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Origin of terms in equations

  1. Jan 16, 2010 #1
    I'm curious as to the origin of the "1/2" in some of the basic equations in physics. For example, d=1/2at[tex]^{2}[/tex]. If d=vt, and v=at, then d=at[tex]^{2}[/tex], yet in reality we need the "1/2". Why?
  2. jcsd
  3. Jan 16, 2010 #2


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    Staff: Mentor

    In d = vt, "v" is the average velocity during the time interval between time 0 and time t.

    In v = at, "v" is the instantaneous velocity at time t.

    With constant acceleration starting from rest, the average velocity during the time interval between time 0 and time t is v/2 = at/2 (where "v" is again the final velocity at time t).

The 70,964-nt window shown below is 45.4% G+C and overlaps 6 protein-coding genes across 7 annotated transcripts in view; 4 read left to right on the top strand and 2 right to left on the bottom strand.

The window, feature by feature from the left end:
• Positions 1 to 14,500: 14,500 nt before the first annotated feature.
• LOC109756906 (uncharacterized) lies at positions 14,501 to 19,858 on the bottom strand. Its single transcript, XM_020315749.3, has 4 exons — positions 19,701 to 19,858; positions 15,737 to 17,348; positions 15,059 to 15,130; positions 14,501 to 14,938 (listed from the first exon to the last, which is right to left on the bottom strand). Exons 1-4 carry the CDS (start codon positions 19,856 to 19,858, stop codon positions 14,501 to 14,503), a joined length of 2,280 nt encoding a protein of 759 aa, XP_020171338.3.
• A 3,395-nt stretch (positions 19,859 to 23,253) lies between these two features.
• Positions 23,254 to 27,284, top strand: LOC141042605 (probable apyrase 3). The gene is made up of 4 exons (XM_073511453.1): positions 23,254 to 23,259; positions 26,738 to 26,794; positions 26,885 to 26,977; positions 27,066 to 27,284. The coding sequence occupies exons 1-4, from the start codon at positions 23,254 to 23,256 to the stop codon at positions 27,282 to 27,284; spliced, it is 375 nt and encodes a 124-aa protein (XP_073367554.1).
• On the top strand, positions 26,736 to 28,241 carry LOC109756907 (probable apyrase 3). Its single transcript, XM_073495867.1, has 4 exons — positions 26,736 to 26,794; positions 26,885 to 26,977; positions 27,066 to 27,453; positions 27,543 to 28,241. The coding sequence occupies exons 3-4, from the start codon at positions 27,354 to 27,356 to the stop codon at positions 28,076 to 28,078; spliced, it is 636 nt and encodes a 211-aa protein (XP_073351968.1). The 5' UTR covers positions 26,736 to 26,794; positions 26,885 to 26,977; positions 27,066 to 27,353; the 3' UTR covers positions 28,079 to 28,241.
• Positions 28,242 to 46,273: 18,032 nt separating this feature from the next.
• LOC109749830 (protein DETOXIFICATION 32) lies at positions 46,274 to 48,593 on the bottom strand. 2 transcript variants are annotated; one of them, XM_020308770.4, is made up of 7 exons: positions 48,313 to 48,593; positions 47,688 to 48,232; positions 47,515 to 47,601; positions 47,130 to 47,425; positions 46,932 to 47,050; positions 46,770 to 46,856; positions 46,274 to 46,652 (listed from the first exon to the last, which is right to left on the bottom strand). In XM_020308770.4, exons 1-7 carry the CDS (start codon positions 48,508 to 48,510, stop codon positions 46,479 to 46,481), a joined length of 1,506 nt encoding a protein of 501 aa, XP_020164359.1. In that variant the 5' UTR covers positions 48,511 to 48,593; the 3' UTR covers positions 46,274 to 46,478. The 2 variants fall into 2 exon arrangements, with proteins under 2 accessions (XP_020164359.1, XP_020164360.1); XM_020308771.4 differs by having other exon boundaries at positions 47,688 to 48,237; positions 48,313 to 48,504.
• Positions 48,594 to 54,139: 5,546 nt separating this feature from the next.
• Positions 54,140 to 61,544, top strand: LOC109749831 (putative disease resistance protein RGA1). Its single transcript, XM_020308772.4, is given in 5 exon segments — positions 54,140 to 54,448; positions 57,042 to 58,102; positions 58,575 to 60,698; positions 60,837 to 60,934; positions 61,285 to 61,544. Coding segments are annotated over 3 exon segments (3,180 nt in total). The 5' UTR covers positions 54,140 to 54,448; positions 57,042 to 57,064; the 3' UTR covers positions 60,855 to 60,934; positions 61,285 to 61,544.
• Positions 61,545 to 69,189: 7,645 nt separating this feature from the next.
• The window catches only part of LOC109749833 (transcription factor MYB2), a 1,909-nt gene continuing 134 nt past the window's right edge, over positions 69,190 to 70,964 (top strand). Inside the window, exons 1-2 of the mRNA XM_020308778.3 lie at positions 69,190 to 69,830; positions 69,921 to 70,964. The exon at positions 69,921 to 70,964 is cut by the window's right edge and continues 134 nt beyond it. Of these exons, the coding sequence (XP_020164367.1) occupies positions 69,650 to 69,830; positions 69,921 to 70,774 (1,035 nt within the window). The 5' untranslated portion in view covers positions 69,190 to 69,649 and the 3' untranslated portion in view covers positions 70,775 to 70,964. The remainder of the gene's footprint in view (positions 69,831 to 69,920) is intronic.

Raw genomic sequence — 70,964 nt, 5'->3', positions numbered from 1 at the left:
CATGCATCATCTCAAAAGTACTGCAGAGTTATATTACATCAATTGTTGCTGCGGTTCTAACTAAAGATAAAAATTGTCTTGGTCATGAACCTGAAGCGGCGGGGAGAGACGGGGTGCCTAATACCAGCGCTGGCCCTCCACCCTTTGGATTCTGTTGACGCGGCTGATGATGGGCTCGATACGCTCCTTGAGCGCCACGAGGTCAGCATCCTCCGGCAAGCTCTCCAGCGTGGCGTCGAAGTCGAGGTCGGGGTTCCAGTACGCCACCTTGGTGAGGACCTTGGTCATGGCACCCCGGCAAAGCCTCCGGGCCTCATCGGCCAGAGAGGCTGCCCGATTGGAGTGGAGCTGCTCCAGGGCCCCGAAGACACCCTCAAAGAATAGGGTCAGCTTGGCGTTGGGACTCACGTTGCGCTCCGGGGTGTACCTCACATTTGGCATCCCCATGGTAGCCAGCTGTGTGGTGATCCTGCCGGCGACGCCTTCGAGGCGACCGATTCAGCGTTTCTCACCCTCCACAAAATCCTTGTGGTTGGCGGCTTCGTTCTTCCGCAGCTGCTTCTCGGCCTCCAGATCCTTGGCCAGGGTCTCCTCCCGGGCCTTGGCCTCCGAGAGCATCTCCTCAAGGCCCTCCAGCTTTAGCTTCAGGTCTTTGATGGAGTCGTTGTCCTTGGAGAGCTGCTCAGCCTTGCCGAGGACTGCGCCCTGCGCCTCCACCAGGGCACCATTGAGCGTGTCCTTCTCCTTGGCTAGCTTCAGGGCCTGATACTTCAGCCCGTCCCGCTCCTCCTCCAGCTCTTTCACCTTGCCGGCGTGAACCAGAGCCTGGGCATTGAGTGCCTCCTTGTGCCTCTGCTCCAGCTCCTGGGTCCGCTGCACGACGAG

4. Jan 16, 2010 #3
    In [tex]d = vt + d_0[/tex] your velocity is changing with time. The velocity in this equation should be the average velocity, call it v'.

    [tex]v' = \frac{v_0+v}{2} => d = (v')t[/tex]

    In [tex]v = at + v_0[/tex] you're assuming constant acceleration so the average, a' is equal to a.

    [tex]d = v't + d_0 = \frac{(v_0+v)t}{2} + d_0= \frac{(v_0 + at + v_0)t}{2} + d_0[/tex]

    So simplifying we get:

    [tex]d = d_0 + v_0 t + \frac{1}{2}at^2[/tex]
  5. Jan 16, 2010 #4
    Thanks alot, that makes sense now, being the average. So how does it arise in E=1/2mv[tex]^{2}[/tex]?
  6. Jan 16, 2010 #5
    Kinetic energy is for instantaneous velocity. Just thinking about it you should get a contradiction if you take an average energy vs. an average velocity due to the velocity being squared.
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